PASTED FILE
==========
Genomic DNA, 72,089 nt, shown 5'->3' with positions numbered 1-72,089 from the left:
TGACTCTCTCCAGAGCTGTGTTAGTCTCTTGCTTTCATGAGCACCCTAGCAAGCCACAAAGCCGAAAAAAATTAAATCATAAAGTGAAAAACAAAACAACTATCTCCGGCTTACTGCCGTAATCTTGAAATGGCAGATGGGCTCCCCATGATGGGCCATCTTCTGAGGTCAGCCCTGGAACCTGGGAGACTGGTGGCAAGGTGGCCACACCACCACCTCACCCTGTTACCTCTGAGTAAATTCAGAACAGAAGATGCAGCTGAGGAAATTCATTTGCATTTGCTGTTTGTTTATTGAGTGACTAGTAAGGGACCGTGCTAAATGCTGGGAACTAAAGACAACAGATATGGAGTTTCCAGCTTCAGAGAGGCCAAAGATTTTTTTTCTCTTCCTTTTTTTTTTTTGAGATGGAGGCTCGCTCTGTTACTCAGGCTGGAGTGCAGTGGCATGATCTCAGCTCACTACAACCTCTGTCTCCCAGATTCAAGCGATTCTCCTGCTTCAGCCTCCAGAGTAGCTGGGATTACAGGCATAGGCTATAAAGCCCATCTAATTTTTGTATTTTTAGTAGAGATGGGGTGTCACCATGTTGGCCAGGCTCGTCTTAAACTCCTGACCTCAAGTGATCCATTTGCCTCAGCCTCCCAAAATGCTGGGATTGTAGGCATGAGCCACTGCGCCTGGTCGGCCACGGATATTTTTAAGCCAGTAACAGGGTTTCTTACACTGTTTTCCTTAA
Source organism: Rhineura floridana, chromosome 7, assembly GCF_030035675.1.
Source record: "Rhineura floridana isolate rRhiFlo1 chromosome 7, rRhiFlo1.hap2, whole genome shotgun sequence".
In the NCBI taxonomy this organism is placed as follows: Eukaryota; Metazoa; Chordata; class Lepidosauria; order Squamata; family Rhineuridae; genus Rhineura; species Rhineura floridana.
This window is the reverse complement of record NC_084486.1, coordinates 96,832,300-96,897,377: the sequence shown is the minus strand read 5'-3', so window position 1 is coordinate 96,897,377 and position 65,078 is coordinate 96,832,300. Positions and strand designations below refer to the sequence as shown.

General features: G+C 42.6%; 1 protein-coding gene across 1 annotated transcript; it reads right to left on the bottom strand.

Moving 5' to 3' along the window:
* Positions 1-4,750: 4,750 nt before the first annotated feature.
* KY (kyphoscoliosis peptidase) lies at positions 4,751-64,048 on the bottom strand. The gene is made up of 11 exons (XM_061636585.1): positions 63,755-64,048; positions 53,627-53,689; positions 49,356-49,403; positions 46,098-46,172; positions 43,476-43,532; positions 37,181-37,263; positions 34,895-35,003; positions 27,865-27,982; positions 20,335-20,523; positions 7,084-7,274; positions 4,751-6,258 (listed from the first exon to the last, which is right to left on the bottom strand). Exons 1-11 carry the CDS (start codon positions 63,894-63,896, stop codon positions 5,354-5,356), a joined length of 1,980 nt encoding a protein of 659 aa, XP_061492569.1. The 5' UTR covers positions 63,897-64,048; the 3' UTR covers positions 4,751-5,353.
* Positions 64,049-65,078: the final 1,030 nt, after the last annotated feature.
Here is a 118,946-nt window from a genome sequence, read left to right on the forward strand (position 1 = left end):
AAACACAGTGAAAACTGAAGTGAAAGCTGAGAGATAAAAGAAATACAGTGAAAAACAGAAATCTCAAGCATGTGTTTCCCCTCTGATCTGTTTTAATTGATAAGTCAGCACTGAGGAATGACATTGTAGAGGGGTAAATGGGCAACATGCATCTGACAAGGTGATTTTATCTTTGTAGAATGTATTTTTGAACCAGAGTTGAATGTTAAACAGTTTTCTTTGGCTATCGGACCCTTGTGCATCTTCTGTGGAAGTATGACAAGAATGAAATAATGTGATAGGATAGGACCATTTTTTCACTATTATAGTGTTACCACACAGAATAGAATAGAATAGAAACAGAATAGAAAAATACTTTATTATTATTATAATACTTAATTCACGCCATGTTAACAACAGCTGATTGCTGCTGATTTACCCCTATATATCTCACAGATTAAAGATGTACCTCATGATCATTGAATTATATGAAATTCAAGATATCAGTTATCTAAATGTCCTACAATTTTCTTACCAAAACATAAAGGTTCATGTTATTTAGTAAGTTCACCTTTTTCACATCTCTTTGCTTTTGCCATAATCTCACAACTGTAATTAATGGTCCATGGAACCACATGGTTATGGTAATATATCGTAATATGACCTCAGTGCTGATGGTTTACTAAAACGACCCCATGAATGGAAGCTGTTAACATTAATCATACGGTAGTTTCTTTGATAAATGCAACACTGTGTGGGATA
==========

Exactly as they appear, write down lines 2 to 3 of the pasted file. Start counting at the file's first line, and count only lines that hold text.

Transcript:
TGACTCTCTCCAGAGCTGTGTTAGTCTCTTGCTTTCATGAGCACCCTAGCAAGCCACAAAGCCGAAAAAAATTAAATCATAAAGTGAAAAACAAAACAACTATCTCCGGCTTACTGCCGTAATCTTGAAATGGCAGATGGGCTCCCCATGATGGGCCATCTTCTGAGGTCAGCCCTGGAACCTGGGAGACTGGTGGCAAGGTGGCCACACCACCACCTCACCCTGTTACCTCTGAGTAAATTCAGAACAGAAGATGCAGCTGAGGAAATTCATTTGCATTTGCTGTTTGTTTATTGAGTGACTAGTAAGGGACCGTGCTAAATGCTGGGAACTAAAGACAACAGATATGGAGTTTCCAGCTTCAGAGAGGCCAAAGATTTTTTTTCTCTTCCTTTTTTTTTTTTGAGATGGAGGCTCGCTCTGTTACTCAGGCTGGAGTGCAGTGGCATGATCTCAGCTCACTACAACCTCTGTCTCCCAGATTCAAGCGATTCTCCTGCTTCAGCCTCCAGAGTAGCTGGGATTACAGGCATAGGCTATAAAGCCCATCTAATTTTTGTATTTTTAGTAGAGATGGGGTGTCACCATGTTGGCCAGGCTCGTCTTAAACTCCTGACCTCAAGTGATCCATTTGCCTCAGCCTCCCAAAATGCTGGGATTGTAGGCATGAGCCACTGCGCCTGGTCGGCCACGGATATTTTTAAGCCAGTAACAGGGTTTCTTACACTGTTTTCCTTAA
Source organism: Rhineura floridana, chromosome 7, assembly GCF_030035675.1.